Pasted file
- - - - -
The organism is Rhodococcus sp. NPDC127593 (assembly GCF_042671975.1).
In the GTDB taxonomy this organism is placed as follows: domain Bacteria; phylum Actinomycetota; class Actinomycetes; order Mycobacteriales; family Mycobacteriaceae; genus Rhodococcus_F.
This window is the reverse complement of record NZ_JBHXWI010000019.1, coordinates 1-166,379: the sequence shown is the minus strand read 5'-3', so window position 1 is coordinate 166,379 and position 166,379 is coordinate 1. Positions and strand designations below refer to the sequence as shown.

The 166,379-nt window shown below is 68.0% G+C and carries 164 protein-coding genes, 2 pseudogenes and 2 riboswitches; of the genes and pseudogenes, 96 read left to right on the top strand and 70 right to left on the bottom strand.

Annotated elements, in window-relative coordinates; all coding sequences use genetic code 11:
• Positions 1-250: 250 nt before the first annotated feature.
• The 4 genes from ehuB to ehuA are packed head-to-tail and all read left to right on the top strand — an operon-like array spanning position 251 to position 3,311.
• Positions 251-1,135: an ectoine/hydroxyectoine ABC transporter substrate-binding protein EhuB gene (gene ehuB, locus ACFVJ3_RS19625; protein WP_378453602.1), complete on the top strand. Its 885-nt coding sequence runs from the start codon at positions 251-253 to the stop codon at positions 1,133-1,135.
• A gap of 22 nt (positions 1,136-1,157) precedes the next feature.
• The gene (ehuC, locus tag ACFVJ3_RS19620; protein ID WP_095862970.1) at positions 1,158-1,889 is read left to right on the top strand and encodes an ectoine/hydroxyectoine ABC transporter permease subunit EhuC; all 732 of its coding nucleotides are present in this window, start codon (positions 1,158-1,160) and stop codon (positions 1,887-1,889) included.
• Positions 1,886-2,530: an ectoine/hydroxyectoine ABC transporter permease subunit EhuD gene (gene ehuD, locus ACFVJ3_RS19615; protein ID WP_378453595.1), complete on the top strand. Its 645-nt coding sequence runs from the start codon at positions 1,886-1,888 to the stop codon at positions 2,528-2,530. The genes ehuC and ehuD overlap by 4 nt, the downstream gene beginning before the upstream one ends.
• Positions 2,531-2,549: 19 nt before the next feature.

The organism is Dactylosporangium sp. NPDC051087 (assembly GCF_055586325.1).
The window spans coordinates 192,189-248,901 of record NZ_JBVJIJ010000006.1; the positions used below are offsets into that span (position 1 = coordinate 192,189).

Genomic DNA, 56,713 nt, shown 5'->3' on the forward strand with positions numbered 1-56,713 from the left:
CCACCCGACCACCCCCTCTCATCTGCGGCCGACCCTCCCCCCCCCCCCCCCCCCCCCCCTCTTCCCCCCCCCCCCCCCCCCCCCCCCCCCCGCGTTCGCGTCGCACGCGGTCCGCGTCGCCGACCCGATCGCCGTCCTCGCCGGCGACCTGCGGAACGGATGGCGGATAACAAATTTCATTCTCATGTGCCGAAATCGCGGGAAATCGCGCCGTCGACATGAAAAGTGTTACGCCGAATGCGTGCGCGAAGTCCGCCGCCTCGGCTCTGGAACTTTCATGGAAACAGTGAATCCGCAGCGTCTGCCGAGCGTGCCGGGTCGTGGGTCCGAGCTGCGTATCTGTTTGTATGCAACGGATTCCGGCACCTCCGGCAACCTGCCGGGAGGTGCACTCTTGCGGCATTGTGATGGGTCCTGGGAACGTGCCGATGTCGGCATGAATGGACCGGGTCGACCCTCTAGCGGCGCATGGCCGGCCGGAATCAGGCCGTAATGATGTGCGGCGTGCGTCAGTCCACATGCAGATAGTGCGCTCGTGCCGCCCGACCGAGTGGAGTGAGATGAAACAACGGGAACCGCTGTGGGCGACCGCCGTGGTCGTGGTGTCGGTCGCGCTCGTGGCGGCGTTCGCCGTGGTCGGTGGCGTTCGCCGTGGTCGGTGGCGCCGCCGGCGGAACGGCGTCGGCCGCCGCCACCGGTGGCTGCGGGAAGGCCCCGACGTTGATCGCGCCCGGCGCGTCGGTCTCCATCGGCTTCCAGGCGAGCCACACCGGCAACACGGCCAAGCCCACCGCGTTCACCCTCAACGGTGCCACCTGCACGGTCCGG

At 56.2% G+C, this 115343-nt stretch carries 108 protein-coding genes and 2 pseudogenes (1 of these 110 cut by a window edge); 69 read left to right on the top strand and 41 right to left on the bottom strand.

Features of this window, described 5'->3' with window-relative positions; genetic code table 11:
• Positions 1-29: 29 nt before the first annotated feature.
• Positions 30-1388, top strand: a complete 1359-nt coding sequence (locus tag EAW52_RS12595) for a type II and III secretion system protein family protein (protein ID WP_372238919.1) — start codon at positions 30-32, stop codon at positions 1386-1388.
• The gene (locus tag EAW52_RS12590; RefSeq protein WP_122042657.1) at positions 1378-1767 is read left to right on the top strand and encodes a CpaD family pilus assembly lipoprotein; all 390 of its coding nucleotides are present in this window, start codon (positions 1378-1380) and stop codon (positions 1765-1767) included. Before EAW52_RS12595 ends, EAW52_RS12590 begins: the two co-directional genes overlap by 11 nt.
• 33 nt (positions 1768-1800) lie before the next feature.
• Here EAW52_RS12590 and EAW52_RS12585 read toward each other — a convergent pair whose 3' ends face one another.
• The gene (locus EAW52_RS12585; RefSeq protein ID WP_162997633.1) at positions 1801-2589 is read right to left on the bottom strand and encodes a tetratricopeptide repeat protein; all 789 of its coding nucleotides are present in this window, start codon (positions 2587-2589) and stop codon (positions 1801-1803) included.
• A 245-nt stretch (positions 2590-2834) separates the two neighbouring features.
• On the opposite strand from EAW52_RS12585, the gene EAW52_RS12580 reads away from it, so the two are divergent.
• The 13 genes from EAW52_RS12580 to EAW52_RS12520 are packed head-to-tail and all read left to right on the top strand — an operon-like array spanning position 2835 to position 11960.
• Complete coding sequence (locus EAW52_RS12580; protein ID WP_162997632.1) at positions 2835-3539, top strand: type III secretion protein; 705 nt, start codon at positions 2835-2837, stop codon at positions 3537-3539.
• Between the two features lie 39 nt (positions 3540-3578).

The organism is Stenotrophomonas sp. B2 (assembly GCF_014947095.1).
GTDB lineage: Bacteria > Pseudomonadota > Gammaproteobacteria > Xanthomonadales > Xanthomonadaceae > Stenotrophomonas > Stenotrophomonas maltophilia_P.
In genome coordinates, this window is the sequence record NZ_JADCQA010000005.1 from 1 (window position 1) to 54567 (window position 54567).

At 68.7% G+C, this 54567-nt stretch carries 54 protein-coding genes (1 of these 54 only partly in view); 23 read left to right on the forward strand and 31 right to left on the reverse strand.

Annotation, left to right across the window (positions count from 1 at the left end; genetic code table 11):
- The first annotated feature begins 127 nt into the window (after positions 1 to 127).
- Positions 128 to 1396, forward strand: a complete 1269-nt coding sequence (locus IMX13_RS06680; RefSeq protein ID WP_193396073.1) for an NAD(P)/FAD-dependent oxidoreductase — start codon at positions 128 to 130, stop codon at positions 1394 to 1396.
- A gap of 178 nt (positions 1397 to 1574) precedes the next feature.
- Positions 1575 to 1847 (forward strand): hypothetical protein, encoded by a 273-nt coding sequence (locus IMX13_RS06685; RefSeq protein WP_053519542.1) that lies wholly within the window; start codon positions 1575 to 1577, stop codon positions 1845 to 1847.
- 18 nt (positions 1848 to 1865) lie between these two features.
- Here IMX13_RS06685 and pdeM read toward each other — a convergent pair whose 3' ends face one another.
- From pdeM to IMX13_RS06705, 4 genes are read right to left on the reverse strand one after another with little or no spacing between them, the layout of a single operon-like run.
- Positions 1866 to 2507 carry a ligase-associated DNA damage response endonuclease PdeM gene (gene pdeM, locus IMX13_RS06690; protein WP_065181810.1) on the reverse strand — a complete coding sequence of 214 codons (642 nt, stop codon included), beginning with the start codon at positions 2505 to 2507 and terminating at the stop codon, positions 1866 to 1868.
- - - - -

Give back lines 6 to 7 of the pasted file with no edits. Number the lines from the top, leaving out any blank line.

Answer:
• Positions 1-250: 250 nt before the first annotated feature.
• The 4 genes from ehuB to ehuA are packed head-to-tail and all read left to right on the top strand — an operon-like array spanning position 251 to position 3,311.